Three major wildfires in California have burned more than 200,000 acres and scorched thousands of structures. Experts say the catastrophic flames are becoming the new norm.
This year, CAL FIRE San Luis Obispo has responded to about 15,000 incident calls thus far. In 2010, the agency received 6,500.
KCOY 12 Meteorologist Jason Stiff explained why the fire danger has multiplied over the last few years.
“We’ve just had way too many dry years. We have a lot of dry fuel on the ground. And recently, with warmer than average temperatures as well as very strong wind in Ventura County, Los Angeles County. Also with the Santa Ana winds developing and persisting as well.”
CAL FIRE SLO spokesman Clint Bullard said topography and changing weather trends are also tough for firefighters out on the front line.
“When you throw in steep, hilly terrain higher temperatures during the day, low temperatures at night, it all creates a very challenging situation to get in and put these fires out.”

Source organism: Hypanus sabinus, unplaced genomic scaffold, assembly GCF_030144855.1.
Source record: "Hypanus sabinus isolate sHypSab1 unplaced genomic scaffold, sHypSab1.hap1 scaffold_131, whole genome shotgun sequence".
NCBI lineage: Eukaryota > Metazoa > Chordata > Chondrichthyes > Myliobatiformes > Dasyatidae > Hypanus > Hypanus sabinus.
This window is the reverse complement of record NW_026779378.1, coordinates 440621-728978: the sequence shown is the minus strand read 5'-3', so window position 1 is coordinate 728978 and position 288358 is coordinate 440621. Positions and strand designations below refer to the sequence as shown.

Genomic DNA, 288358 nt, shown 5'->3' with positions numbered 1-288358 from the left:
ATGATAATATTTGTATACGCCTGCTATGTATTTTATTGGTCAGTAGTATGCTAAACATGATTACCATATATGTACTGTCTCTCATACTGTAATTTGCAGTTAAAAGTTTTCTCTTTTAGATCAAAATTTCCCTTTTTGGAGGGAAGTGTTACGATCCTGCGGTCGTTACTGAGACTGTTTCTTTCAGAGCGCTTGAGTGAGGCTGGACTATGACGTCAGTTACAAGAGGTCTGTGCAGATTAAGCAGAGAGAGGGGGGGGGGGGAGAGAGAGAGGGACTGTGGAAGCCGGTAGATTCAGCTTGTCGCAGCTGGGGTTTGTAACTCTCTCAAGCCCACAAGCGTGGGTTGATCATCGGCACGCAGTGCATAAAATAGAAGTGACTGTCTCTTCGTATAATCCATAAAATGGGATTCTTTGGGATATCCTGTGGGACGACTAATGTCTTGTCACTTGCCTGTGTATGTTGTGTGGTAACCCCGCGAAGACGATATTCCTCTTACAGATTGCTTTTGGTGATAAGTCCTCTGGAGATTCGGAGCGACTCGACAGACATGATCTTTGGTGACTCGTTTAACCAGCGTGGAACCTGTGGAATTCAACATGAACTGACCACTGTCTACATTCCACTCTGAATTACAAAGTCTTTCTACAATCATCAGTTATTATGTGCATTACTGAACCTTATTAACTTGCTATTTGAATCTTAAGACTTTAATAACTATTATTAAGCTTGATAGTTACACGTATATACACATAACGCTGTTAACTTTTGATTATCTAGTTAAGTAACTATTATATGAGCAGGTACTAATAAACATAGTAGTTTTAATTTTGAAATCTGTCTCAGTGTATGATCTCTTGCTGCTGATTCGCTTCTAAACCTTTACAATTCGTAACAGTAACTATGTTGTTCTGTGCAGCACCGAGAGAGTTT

Firefighters are constantly battling other obstacles – injuries.
“Twisted ankles – you’re talking very steep terrain on most of these fires. Heat exhaustion is very common. You’re carrying a lot of weight out there working 24 hours, 72 hours straight sometimes.
Bullard said a strike team from CAL FIRE SLO down at the Woolsey fire worked three days non-stop on the front line.
Experts cited humans as another major cause of recent fires. The Carr fire in Sonoma County earlier this year was sparked when a truck blew out its tire.
Officials reminded homeowners to take more precautions, as well.
“Take those steps to create defensible space,” Bullard said.
On Sunday, Governor Jerry Brown requested a “Major disaster declaration” from President Donald Trump. The move would bolster ongoing emergency assistance and help residents recover from the fires.